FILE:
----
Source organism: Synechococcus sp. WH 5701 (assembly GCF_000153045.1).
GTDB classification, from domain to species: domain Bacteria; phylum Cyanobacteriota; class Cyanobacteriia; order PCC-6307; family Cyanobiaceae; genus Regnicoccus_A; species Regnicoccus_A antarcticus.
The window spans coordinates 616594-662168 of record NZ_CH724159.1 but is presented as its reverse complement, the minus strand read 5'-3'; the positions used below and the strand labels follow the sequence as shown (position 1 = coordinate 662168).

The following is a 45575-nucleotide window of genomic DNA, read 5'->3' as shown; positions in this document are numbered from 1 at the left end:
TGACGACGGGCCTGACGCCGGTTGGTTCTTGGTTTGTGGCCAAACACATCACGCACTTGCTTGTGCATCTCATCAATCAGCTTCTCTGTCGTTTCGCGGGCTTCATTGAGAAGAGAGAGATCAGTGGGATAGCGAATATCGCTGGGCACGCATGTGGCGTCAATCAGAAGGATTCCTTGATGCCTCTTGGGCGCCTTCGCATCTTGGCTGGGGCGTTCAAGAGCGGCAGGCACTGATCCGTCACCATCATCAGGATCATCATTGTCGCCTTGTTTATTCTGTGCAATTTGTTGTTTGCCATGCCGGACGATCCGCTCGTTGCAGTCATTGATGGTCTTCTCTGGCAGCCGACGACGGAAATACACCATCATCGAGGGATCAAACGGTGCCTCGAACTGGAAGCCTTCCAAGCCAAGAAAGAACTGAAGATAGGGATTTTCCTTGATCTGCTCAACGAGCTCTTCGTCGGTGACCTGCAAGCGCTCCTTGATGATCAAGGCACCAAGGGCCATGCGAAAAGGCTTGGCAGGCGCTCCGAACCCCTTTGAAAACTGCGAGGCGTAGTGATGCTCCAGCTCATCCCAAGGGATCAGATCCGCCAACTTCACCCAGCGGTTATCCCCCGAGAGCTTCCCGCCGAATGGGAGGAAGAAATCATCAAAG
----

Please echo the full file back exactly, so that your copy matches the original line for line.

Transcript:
Source organism: Synechococcus sp. WH 5701 (assembly GCF_000153045.1).
GTDB classification, from domain to species: domain Bacteria; phylum Cyanobacteriota; class Cyanobacteriia; order PCC-6307; family Cyanobiaceae; genus Regnicoccus_A; species Regnicoccus_A antarcticus.
The window spans coordinates 616594-662168 of record NZ_CH724159.1 but is presented as its reverse complement, the minus strand read 5'-3'; the positions used below and the strand labels follow the sequence as shown (position 1 = coordinate 662168).

The following is a 45575-nucleotide window of genomic DNA, read 5'->3' as shown; positions in this document are numbered from 1 at the left end:
TGACGACGGGCCTGACGCCGGTTGGTTCTTGGTTTGTGGCCAAACACATCACGCACTTGCTTGTGCATCTCATCAATCAGCTTCTCTGTCGTTTCGCGGGCTTCATTGAGAAGAGAGAGATCAGTGGGATAGCGAATATCGCTGGGCACGCATGTGGCGTCAATCAGAAGGATTCCTTGATGCCTCTTGGGCGCCTTCGCATCTTGGCTGGGGCGTTCAAGAGCGGCAGGCACTGATCCGTCACCATCATCAGGATCATCATTGTCGCCTTGTTTATTCTGTGCAATTTGTTGTTTGCCATGCCGGACGATCCGCTCGTTGCAGTCATTGATGGTCTTCTCTGGCAGCCGACGACGGAAATACACCATCATCGAGGGATCAAACGGTGCCTCGAACTGGAAGCCTTCCAAGCCAAGAAAGAACTGAAGATAGGGATTTTCCTTGATCTGCTCAACGAGCTCTTCGTCGGTGACCTGCAAGCGCTCCTTGATGATCAAGGCACCAAGGGCCATGCGAAAAGGCTTGGCAGGCGCTCCGAACCCCTTTGAAAACTGCGAGGCGTAGTGATGCTCCAGCTCATCCCAAGGGATCAGATCCGCCAACTTCACCCAGCGGTTATCCCCCGAGAGCTTCCCGCCGAATGGGAGGAAGAAATCATCAAAG